This is the date that everyone in Broncos Country has had circled on the schedule since it's release. The World Champion Seattle Seahawks. This week offers up the chance for a measured dose of revenge.
Not a full dose, however. The only way to fully avenge what happened on February 2nd, 2014, is for the Denver Broncos to make it to the Super Bowl again and defeat the Seahawks therein. But there's a long and arduous road ahead, if the Broncos even hope to be able get back to the big game.
At 2-0, the Broncos have taken care of business thus far. It hasn't always been pretty, but at the end of the day, they've gotten the job done. With so many new faces, it takes time to gel. And the Broncos are going through that curve right now. Since the Super Bowl, the Broncos have 12 new starters. Think about that.
The Seahawks have 6. Continuity is important to a team's stability. But at the most important position, namely; quarterback, the Broncos have had continuity. His name is Peyton Manning.
Every acquisition, every draft pick that John Elway has made since that fateful day in February, has been geared toward improving the team's physicality. And balancing the roster. In 2013, the Broncos were top heavy. The team's success began and ended with Manning. If an opponent could take away, or neutralize that element of the Broncos game, the rest of the team would crumble.
This year, it's all about physicality and balance. Elway knows what it's like to be a team's sole source of production. And he knows what type of fruits it produces. In the 1980s, Elway and the Broncos made it to 3 Super Bowls, only to be dismantled in humiliating fashion.
But when Mike Shanahan finally built a team around Elway, one that was balanced and physical, and put playmakers around the veteran quarterback, the team shot into the stratosphere, winning back-to-back Super Bowls in 1997-98. The benefit of hindsight and experience has informed how Elway has built the 2014 Denver Broncos.
With DeMarcus Ware and Von Miller on the edges, rushing the passer, it'll create opportunities for a stacked secondary to force turnovers. The defensive line is beefed up and consuming blocks, which lets the Broncos linebackers swarm and pursue. The defense is very well put together, which makes the team balanced. The Broncos already boast the best offense in the history of the NFL. But when your defense can't get off the field, it doesn't matter how good your offense is.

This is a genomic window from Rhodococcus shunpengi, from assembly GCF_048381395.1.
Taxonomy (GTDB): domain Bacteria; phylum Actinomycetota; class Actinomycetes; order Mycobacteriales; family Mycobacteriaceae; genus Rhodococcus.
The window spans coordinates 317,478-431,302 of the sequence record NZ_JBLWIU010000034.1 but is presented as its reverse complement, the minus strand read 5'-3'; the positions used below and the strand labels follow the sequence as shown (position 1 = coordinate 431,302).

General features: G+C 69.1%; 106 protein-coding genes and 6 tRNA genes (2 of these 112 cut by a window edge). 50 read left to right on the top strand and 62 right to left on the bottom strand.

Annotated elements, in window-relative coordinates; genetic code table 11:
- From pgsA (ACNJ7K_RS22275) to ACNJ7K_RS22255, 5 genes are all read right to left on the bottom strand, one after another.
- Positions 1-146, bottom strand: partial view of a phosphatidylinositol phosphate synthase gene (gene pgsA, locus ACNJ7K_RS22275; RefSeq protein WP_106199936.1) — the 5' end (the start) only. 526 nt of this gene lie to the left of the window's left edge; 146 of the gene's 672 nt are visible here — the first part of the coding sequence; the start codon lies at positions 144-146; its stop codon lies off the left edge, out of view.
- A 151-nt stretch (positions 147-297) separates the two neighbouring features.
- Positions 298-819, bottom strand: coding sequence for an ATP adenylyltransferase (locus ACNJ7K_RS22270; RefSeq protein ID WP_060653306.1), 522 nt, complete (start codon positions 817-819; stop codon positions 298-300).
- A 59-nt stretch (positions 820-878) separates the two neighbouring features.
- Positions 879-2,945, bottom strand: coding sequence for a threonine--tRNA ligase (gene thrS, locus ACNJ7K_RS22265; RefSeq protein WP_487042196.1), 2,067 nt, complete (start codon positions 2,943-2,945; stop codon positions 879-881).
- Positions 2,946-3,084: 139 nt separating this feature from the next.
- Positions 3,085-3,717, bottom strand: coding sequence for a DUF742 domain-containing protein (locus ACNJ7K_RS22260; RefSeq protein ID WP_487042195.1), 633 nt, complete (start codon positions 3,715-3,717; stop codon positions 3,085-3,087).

Physicality. T.J. Ward and Aqib Talib were brought in specifically to enhance this element for the Broncos. And it's working. The 2013 Broncos defense would have found a way to lose the games the Broncos won vs the Colts and Chiefs. Not this year. This year, the Broncos defense is tough mentally and physically.
The Seahawks think they know the Broncos. They think they have them all figured out. But they don't. 12 new starters. 12 new faces, some of which are the faces of All-Pros like Ware, Ward, Miller and Ryan Clady. The Broncos went to the Super Bowl as a proverbial case of the walking wounded, missing 6 starters in the big game.
One of the reasons the Seahawks were so successful in the post-season is because they had a remarkable run of good health. Not so for the Broncos. It says something about this team that they were able to make it to the big game so depleted.
Last week, the Seahawks got thumped by the San Diego Chargers. The Chargers' game-plan for the Seahawks, mirrored the one they had for he Broncos last year in week 15, when they beat the Broncos at home 27-20; keep the opposing offense on the sideline and grind out the clock. And despite the vaunted reputation of the Legion of Boom, the Chargers were able to do just that.
The Chargers possessed the ball for 42:15, leaving the Seahawks with just 17:45. They stopped the Seahawks running game, the focal point of the offense, which forced them into a lot of 3rd and longs. But you say, the Seahawks rushed for 108 yards? 45 of those came on 2 jet sweep type of plays by Percy Harvin. Take away those 2 runs, and the Seahawks only rushed for 63 yards. Not exactly Pete Carroll's recipe for success.
The Chargers biggest success, however, was moving the ball at will vs the Seahawks defense. That is easier said than done. Phillip Rivers played like a man possessed, as did his trusty tight end, Antonio Gates, who notched 3 receiving touchdowns. Rivers and company also made it clear that Richard Sherman is not bulletproof. He had a very difficult time containing Keenan Allen and Rivers did not shy away from him. If the Broncos hope to achieve what the Chargers did and beat the Seahawks, it all starts with making the most out of your offensive possessions. Can Manning and company do this Sunday, what they could not do last February, and score consistently? I feel that they can and will.
It will be imperative that Montee Ball and C.J. Anderson get into a rhythm early and often and soften up that defense, which will open up opportunities for vertical play-action plays down the field. The Seahawks aren't invincible, although their home record would beg to differ.
They can be beat. But on defense, first and foremost, you've got to stop Marshawn Lynch. The Broncos, with a depleted defense, stopped him in the Super Bowl. They're going to have to do it again, on the road, in hostile territory.
It'll also be important to keep Russell Wilson in the pocket. The Broncos defense cannot afford to let him get out and make plays with his legs, or throws down field with his arm. He's one of the best at breaking contain in the NFL. The Broncos would be wise to put a spy on him. And pressure him consistently.
At the end of the day, the Seahawks are World Champs because they're a complete, balanced team, that executes when the chips are down. The Broncos have taken some cues from them on this front and hope to showcase that on the road. But they'll have to execute and play smart football for a full 60 minutes.